After my monkey adventure yesterday I wanted to stay with the theme of animals. This time I chose a Red-Eared Terrapin. (I think they’re called ‘turtles’ or ‘sliders’ in the US.) They are beautiful animals with green and very light green stripes. At first I tried to paint this little guy exactly as he is but once i started on the shell I got caught up with the lovely patterns.
Here is my reference image from my big animal book:
And here is the painting:
So today I managed to fit a quick watercolour painting in. I chose to draw a monkey. I looked up some likely looking primates in my big animal book and chose this little chap:
I wanted to do a head and shoulders portrait so I changed around the way he is sitting. I had inteded to take photos as I went along but I got so immersed in painting him that I completely forgot until it was done. So here he is:
Later on that year, at Christmas I got a commercial charcoal drawing set which was fab.
The charcoal in this came as a charcoal pencil, thin charcoal sticks (which I really like) and some charcoal pastel type things. The best thing of all though was the putty eraser which is so useful.
So I had another go at charcoals with this set:
I really enjoyed making charcoal drawings from the charcoal I got from the burnt chair. After working on some portraits of people (see yesterday’s blog) I did some animal pictures:
I have always loved elephants and I really enjoyed the way the charcoal spread out easily and made lovely shapes with a smooth change in density of the pigment. Looking back more critically I can see that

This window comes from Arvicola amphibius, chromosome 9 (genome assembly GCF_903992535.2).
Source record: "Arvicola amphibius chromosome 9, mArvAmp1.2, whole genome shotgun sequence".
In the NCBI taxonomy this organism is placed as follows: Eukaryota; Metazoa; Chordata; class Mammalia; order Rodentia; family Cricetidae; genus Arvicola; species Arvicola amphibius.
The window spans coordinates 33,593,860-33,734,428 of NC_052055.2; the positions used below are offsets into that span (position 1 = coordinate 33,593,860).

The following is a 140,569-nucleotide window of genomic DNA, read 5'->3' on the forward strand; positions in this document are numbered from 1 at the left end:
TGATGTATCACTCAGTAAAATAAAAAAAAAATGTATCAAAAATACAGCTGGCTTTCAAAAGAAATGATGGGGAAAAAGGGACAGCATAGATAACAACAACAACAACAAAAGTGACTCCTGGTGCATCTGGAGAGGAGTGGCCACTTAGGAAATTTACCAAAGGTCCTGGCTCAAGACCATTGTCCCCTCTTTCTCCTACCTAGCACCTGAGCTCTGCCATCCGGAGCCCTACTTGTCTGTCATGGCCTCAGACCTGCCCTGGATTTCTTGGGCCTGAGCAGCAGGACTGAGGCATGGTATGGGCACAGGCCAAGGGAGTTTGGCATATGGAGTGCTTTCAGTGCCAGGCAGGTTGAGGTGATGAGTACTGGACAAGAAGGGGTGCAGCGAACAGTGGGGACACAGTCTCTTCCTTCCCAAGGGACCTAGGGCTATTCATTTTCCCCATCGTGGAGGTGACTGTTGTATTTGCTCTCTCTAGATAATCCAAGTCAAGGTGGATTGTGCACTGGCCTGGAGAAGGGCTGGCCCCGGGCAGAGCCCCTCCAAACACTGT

- The offside tusk should stick out more for proper perpective.
- I also think I would darken the dark areas a little more to give the image a better tonal range (which I think just means having really dark areas to really light areas and all of those inbetween.)
- I would also change the amount of the elephant which I drew to include the whole of the trunk as I think this would make a better picture.
This is a picture of a bird of prey which I drew for a friend (and gave to her). My friend is really into bird watching and showed me a buzzard which lived in the woods near out houses. I can’t remember which species this bird is.
I like this picture, but looking back I would look more closely at my reference to check I had good propertions for the birds head and body. In this drawing it looks to me like the head is a little big but since I can’t find the reference image I used I can’t tell for sure.
Finally I drew a picture of a frog:
The only thing I would change here is to look more carefully at the frog’s mouth – it just looks a bit too smiley!
Sometimes, in the places I walk my dog, people abandon things. I find it hard to understand why people would leave there rubbish in such beautiful places – but they do. Usually it’s just litter but once there was an old wooden chair. Some children had set fire to it and it had burned quite badly. Below is my dog Bonnie in the meadow where I found the chair.
Anyway, I went to look at it and found that a bit of the leg was easy to break off and left dark charcoal marks on my hands. So I put it in a dog waste bag and brought it home. I broke it into pieces and began to draw with it. It worked really well and was completely free.
Here are a few of pictures I drew with it:
This is a picture of an asian woman from a book.
And this is a picture of a young Tibetan boy.
And this is a picture of an older man meditating:
All of these were done with the charcoal from the chair.
Below is an attempt I made to draw with pastels as if I were painting. I found it quite hard and, as you can see, the results were fairly mixed.
I was drawing from an image on the TV which I really liked. The things I liked about it most was the quality of the light but I wasn’t able to capture that in this drawing.
For Christmas a couple of years ago I got some new pastels:
I really enjoyed using them. I sometimes think that more messy something is to use, the more fun it is. 😀 Previously I’d used oil pastels but never soft pastels like this. So to begin by playing around with them, and ended up making an abstract picture: